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Aug 10

Tips on Starting a Worship Band

During my 8 years of being a student pastor, I’ve had the opportunity to help start a few worship bands, some successful….some not so much.   Some of the things I have learned have become invaluable as I continue to venture into the world of leading others.

Whether you are starting a band for your student gathering, church gathering, or if it’s with adults or students, here’s some tips that I’ve learned from my experience

  • Start with Prayer
    • Everything has to start with prayer. Before you even begin to look at who will be in the band or what songs you’ll want to play, start by asking for God’s direction and for a vision. Vision goes a long way when you’re trying to reach people for God’s glory. The Bible says that those who fail to plan, plan to fail. Without a God given vision, which starts with prayer, just go ahead and wrap it up
  • Don’t be afraid to say NO
    • Sometimes you just have to say no, and if you’re like me, that can be a challenge. I sometimes feel like I need to keep everyone happy and not hurt anyone’s feelings. But when it comes down to it, the idea may not fit the vision, it might be just totally ridiculous, or the person asking to join in the band has no musical ability or talent…those situations sometimes call for a no.
  • Put someone in charge
    • I recommend it’s not you if you’re the student pastor. Trust me, I’ve done this before and it’s no fun to have added responsibility. There’s always someone out there that can do it better if you just take your grubby paws off it. If you’re fortunate to have a student leader you can pair with an adult leader/worship leader, I find this to be the best combination. Also, don’t forget to continually mentor that student leader behind the scenes.
  • Choose good musicians if possible
    • This goes back to saying no if you have to. Sometimes you won’t have the luxury of having the best musicians, but if you do, encourage that person to better their talents before getting on stage. God calls us to do everything with excellence, and this goes for how we lead others into worship as well. If you’re going for a student led band, I understand that the best musicians are probably not there. So if you make do with what you have, call them to do it with excellence. Also, in seeking out good musicians/singers, don’t be afraid to call in a favor to someone who may not be a member of your church or organization. They may come in a raise the bar for everyone else. How bad could that be?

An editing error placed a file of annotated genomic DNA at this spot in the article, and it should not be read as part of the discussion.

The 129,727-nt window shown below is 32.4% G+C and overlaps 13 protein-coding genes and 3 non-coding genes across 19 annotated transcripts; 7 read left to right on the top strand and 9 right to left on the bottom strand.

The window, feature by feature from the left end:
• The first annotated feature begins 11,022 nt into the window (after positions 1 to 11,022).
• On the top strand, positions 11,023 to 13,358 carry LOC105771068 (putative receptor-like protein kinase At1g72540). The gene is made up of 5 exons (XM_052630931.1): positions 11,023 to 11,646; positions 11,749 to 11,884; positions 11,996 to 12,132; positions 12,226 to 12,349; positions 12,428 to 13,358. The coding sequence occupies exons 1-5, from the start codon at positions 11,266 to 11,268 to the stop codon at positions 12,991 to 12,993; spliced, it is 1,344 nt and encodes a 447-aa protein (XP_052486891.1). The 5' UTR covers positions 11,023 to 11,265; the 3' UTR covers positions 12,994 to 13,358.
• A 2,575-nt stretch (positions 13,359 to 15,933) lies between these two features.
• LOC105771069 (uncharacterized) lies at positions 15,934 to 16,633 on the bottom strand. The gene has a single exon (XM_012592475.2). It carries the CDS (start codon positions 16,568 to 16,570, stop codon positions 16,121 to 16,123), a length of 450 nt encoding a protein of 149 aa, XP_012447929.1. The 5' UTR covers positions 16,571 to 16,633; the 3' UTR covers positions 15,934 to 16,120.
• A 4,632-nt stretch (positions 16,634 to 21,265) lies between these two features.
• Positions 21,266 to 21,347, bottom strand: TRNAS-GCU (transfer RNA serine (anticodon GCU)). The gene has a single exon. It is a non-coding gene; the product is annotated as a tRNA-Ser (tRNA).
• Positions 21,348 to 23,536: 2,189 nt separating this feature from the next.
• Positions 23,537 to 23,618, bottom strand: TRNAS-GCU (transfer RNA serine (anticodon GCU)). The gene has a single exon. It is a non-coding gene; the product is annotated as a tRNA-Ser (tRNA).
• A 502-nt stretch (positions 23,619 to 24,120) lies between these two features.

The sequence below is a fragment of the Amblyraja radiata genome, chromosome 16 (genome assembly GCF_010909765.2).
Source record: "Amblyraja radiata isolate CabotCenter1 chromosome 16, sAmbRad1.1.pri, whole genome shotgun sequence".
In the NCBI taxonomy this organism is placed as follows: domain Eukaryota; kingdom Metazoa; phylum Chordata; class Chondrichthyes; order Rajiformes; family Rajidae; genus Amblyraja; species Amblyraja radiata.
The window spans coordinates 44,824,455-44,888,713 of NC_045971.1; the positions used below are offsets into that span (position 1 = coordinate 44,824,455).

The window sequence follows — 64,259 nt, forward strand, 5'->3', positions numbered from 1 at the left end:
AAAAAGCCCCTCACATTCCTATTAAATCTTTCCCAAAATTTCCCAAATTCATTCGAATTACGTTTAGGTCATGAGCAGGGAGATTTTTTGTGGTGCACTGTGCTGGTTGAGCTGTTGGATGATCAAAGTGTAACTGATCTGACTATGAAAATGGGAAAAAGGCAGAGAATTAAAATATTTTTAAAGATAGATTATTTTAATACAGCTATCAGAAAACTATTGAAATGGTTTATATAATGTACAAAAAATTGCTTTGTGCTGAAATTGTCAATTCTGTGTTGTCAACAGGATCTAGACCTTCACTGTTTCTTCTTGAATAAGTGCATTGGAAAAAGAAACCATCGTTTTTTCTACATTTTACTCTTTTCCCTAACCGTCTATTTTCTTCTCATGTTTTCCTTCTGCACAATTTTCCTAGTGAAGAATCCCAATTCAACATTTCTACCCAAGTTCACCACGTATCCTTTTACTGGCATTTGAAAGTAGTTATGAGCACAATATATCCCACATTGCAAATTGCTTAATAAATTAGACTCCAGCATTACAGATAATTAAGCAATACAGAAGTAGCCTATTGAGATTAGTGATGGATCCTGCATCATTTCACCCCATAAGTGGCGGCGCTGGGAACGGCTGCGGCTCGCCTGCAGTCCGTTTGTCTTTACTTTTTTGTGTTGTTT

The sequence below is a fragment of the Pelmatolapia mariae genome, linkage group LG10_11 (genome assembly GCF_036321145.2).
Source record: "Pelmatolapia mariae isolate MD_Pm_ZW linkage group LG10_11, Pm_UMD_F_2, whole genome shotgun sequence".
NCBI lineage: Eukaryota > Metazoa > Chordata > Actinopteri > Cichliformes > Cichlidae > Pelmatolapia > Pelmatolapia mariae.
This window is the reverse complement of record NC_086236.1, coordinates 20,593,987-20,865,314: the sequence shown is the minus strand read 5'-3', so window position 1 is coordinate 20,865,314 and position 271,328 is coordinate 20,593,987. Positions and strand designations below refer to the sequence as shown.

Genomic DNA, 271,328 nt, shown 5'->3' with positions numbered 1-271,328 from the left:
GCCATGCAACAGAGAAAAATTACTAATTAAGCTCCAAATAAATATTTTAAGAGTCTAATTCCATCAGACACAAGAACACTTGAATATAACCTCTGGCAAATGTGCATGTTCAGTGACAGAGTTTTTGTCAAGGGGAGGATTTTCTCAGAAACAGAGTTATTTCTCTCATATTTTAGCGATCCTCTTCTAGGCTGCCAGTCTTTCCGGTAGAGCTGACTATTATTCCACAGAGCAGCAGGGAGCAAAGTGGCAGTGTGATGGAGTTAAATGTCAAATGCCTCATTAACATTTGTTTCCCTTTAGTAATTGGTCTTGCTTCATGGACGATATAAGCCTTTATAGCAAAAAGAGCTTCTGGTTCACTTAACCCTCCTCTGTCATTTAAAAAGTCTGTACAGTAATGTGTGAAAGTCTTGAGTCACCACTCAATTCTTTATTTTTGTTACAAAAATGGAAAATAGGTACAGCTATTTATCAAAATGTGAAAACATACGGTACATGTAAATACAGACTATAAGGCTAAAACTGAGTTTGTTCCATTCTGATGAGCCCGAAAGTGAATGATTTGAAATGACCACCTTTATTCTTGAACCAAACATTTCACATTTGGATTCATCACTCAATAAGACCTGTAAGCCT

• Establish Commitment
    • It’s so important that everyone in the band understands three things; 1) You are doing this for the glory of God. 2) It’s not about them. 3) Everyone has to understand the vision, direction, and be committed to those things. You may handle this in different ways, but bands, especially student bands will not last unless everyone is committed. Issue a contract maybe or just be purposeful in reminding everyone that their level of commitment is of the utmost importance. Besides being committed to the afore mentioned things, band members need to also be committed to being at practice on time, being prepared, growing in their relationship with Christ, and practicing well.
  • Practice Well
    • There’s nothing more frustrating for good musicians than practices that seem to go nowhere. Always be prepared for practice, especially if you are the leader or lead worshiper. Also, do your best to prepare everyone else for practice. The better you practice, the better you can lead others into the presence of God.
  • Start simple according to experience
    • Sometimes you just have to start simple to get everyone on the same page.  If you have a band full of non-
    • experienced musicians, then don’t expect too much at first. Start with songs with simple chordings and structure. In other words, don’t come in on the first night and say "let’s do blah blah blah in the key of Bb instead of G, so everyone transpose." Keep it simple to start. Excellence can be simple. Work your way up.
  • Develop and Train
    • Take time to learn new music, chords, and experiment with different sounds and structures. The band will only get better if you get better. If you’re leading, take what you’ve learned and share it with your team.